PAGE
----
Cholesterol provides nonsacrificial protection of membrane lipids from chemical damage at air–water interface
The role of cholesterol in bilayer and monolayer lipid membranes has been of great interest. On the biophysical front, cholesterol significantly increases the order of the lipid packing, lowers the membrane permeability, and maintains membrane fluidity by forming liquid-ordered–phase lipid rafts. However, direct observation of any influence on membrane chemistry related to these cholesterol-induced physical properties has been absent. Here we report that the addition of 30 mol % cholesterol to 1,2-dipalmitoyl-sn-glycero-3-phosphocholine (DPPC) or 1-palmitoyl-2-oleoyl-sn-glycero-3-phospho-(1′-rac-glycerol) (POPG) monolayers at the air–water interface greatly reduces the oxidation and ester linkage cleavage chemistries initiated by potent chemicals such as OH radicals and HCl vapor, respectively. These results shed light on the indispensable chemoprotective function of cholesterol in lipid membranes. Another significant finding is that OH oxidation of unsaturated lipids generates Criegee intermediate, which is an important radical involved in many atmospheric processes.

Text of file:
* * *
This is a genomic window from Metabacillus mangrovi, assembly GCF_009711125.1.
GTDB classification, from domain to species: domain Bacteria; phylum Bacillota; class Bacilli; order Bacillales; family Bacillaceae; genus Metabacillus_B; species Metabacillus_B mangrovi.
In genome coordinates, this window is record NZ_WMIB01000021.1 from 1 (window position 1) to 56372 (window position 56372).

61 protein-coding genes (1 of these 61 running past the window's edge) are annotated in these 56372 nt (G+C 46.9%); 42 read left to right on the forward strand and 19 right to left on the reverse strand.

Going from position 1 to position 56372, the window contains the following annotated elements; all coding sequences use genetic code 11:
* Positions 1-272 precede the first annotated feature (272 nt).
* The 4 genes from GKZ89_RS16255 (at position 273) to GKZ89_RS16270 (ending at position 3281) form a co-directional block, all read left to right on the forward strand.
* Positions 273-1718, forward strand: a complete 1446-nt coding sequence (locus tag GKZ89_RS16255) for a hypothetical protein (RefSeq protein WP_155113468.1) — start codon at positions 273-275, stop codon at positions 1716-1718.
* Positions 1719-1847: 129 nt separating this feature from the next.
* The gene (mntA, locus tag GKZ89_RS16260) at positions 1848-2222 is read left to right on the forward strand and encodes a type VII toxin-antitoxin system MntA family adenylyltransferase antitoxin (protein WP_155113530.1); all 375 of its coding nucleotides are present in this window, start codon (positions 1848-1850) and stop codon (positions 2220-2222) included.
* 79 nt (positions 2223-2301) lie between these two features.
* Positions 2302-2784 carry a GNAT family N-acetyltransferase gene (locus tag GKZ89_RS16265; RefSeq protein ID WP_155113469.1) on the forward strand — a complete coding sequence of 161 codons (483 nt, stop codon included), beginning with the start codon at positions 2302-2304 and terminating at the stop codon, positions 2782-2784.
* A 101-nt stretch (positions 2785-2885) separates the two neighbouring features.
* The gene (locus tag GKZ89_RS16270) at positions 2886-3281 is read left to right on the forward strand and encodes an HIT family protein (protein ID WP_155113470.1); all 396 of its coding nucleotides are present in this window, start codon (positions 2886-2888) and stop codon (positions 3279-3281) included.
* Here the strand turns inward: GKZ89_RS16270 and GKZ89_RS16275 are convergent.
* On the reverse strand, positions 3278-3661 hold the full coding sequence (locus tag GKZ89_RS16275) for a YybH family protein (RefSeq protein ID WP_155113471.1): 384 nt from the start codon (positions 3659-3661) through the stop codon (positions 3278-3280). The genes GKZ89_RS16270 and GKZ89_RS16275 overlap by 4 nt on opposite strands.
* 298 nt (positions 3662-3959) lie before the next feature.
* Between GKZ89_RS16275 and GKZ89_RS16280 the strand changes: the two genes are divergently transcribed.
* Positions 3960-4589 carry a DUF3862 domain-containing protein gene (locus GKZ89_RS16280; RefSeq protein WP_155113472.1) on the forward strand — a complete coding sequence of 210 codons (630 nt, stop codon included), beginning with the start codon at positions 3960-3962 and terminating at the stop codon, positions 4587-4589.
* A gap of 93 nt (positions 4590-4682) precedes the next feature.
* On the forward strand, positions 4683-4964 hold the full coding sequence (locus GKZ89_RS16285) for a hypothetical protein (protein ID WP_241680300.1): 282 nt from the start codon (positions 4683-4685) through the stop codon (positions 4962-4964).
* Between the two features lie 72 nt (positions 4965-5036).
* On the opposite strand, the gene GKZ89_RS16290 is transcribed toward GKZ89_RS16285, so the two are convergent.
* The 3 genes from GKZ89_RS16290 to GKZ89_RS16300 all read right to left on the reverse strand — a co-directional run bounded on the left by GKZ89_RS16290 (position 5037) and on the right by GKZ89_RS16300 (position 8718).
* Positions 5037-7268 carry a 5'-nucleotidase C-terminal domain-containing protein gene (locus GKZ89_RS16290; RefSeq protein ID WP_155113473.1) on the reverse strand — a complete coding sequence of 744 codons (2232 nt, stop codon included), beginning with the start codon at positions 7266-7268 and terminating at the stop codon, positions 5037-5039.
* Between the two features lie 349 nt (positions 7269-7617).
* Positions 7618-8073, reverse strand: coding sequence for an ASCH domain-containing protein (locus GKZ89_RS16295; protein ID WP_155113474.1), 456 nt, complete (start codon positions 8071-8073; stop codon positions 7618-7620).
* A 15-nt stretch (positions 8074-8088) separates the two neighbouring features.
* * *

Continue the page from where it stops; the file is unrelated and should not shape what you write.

© 2018 the Author(s). Published under the PNAS license. Contributed by J. L. Beauchamp, February 6, 2018 (sent for review December 21, 2017; reviewed by Barbara J. Finlayson-Pitts and Richard N. Zare) published ahead of print March 5, 2018, https://doi.org/10.1073/pnas.1722323115 This work was supported by the Beckman Institute at Caltech and by NSF Grant CHE-1508825. Author contributions: X.Z. and J.L.B. designed research; X.Z. and K.M.B. performed research; X.Z. performed calculations; X.Z. and J.L.B. analyzed data; and X.Z. and J.L.B. wrote the paper. The authors declare no conflict of interest.
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